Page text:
30,201 research outputs found

    “[This] I Know from My Grandfather”: The Battle for Admissibility of Indigenous Oral History as Proof of Tribal Land Claims

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    A major obstacle indigenous land claimants must face is the application of federal evidentiary rules, like the hearsay doctrine, which block the use of oral history to establish legal claims. It is often oral history and stories that tribes rely upon as evidence to support their claims, reducing substantially the likelihood of a tribe prevailing. Indigenous oral history presents unique challenges to judges when faced with its admissibility. Canadian courts have largely overcome these challenges by interpreting evidentiary rules liberally, in favor of the aborigines. As such, Canadian aborigines have enjoyed greater land claim success than indigenous claimants in the United States, raising the question why United States courts do not follow the Canadian example. After examining the evidentiary strengths and weaknesses of indigenous oral history and the barriers posed to its admissibility in court, this article finds the answer is the willingness of Canada to both recognize the harm done to aboriginal peoples during the country\u27s colonial history and to make amends by opening the courts to these claims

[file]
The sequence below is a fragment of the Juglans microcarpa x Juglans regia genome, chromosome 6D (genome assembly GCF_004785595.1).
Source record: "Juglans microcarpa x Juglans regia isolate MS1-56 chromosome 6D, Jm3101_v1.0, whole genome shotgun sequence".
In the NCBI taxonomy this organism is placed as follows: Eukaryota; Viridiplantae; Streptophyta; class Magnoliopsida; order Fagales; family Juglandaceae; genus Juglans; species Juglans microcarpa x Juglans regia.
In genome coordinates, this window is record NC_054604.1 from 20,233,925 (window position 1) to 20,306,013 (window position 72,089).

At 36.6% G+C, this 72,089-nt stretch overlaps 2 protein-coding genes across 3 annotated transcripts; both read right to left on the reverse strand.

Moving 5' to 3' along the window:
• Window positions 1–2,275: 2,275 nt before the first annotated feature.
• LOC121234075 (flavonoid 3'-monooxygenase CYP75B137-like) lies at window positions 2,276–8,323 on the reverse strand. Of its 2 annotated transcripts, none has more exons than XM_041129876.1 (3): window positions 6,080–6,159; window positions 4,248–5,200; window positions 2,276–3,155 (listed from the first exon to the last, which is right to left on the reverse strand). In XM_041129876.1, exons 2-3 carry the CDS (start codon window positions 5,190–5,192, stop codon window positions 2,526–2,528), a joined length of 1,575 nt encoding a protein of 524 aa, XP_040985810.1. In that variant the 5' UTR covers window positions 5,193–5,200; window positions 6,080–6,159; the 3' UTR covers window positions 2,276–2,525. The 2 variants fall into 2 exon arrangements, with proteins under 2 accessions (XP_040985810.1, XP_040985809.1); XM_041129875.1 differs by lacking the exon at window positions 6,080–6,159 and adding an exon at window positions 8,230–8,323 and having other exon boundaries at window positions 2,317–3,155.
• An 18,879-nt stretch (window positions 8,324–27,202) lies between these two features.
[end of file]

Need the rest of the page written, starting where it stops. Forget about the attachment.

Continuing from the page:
Colonizing the Last Frontier